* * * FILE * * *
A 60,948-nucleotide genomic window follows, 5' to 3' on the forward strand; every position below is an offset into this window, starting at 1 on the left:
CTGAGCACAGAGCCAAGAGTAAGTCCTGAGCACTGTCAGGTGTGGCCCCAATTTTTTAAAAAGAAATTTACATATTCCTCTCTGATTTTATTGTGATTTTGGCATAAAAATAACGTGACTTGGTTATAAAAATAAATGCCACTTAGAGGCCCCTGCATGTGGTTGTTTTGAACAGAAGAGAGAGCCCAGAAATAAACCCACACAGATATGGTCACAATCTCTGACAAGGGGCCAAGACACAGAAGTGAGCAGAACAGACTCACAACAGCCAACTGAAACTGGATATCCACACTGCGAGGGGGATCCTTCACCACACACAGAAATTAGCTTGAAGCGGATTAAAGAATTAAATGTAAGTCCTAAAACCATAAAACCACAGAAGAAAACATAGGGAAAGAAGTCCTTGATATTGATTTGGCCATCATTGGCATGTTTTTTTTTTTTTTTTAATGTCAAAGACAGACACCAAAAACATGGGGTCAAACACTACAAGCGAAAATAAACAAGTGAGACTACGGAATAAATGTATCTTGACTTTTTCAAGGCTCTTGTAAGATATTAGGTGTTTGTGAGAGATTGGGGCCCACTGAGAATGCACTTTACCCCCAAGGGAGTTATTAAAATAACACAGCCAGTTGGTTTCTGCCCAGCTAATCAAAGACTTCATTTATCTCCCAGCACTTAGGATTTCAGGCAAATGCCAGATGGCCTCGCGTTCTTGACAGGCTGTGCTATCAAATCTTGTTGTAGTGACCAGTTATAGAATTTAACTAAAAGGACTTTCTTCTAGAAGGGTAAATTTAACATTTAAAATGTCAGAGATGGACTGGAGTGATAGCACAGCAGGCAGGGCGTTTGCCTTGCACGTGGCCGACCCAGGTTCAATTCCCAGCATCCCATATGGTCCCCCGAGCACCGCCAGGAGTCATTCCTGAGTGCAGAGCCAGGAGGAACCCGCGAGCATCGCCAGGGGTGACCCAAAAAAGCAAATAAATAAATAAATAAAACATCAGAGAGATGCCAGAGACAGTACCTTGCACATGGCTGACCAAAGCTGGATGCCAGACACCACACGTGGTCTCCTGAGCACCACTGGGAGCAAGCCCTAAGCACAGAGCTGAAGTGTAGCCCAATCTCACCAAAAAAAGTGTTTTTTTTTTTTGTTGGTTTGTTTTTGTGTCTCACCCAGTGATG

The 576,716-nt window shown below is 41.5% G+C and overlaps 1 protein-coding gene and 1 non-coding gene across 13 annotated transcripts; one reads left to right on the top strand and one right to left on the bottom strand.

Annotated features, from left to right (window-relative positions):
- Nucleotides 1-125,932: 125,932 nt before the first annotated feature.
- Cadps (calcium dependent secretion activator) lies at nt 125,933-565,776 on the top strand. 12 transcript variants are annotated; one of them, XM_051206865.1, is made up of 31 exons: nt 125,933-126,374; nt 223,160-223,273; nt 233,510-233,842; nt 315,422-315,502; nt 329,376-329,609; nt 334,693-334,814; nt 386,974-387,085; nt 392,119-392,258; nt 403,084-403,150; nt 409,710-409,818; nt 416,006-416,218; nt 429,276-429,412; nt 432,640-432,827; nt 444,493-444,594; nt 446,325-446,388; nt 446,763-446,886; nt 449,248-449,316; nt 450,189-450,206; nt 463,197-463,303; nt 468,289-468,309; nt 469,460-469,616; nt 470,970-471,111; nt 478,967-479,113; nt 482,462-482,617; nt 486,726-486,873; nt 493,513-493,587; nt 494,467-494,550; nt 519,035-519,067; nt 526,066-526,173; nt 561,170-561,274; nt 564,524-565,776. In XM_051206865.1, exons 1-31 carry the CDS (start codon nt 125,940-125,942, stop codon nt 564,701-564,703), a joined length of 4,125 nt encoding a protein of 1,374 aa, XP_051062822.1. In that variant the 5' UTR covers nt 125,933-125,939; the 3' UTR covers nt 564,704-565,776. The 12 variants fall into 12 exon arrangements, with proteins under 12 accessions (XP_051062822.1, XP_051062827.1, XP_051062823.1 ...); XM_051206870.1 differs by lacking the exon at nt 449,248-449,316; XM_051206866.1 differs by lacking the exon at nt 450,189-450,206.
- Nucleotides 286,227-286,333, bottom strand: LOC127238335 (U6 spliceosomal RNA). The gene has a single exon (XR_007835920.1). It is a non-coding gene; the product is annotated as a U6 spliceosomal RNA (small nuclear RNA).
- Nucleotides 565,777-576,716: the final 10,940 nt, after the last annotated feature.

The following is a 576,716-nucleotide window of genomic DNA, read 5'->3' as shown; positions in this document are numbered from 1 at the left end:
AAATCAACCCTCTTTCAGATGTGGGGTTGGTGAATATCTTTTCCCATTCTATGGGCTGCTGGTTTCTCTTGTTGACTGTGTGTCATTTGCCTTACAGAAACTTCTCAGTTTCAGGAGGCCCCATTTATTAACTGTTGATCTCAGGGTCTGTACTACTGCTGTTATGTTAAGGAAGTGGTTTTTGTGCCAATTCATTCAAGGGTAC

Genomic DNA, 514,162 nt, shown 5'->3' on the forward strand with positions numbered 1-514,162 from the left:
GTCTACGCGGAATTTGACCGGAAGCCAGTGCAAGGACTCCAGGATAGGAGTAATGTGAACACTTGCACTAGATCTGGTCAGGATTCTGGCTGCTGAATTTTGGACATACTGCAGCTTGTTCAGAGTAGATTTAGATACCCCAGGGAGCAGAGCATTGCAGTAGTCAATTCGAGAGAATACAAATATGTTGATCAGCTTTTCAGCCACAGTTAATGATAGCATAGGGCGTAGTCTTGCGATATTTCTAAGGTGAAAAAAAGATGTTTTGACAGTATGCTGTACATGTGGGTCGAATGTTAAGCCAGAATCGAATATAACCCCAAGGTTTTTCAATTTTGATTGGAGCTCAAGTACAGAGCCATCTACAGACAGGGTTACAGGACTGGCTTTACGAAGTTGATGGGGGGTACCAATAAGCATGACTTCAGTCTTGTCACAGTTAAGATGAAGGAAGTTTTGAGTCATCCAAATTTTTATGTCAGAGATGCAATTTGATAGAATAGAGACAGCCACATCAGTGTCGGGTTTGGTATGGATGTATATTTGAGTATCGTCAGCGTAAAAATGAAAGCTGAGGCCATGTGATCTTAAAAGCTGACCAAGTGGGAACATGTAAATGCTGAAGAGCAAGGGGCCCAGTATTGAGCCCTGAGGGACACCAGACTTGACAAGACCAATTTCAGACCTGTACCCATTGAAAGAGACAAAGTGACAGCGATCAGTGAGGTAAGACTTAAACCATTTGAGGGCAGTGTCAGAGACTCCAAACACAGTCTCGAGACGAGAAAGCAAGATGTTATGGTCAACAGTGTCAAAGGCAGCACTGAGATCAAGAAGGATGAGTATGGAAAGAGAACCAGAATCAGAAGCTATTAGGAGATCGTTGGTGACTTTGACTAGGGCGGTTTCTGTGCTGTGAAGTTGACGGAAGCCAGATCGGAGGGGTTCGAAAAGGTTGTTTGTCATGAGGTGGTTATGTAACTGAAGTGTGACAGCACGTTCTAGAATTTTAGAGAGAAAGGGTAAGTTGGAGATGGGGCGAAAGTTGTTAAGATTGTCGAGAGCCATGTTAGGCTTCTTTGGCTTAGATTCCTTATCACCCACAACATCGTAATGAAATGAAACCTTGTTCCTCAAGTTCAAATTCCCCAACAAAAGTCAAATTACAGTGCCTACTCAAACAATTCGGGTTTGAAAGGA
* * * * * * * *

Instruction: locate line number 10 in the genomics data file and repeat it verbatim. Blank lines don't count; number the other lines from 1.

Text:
AAATCAACCCTCTTTCAGATGTGGGGTTGGTGAATATCTTTTCCCATTCTATGGGCTGCTGGTTTCTCTTGTTGACTGTGTGTCATTTGCCTTACAGAAACTTCTCAGTTTCAGGAGGCCCCATTTATTAACTGTTGATCTCAGGGTCTGTACTACTGCTGTTATGTTAAGGAAGTGGTTTTTGTGCCAATTCATTCAAGGGTAC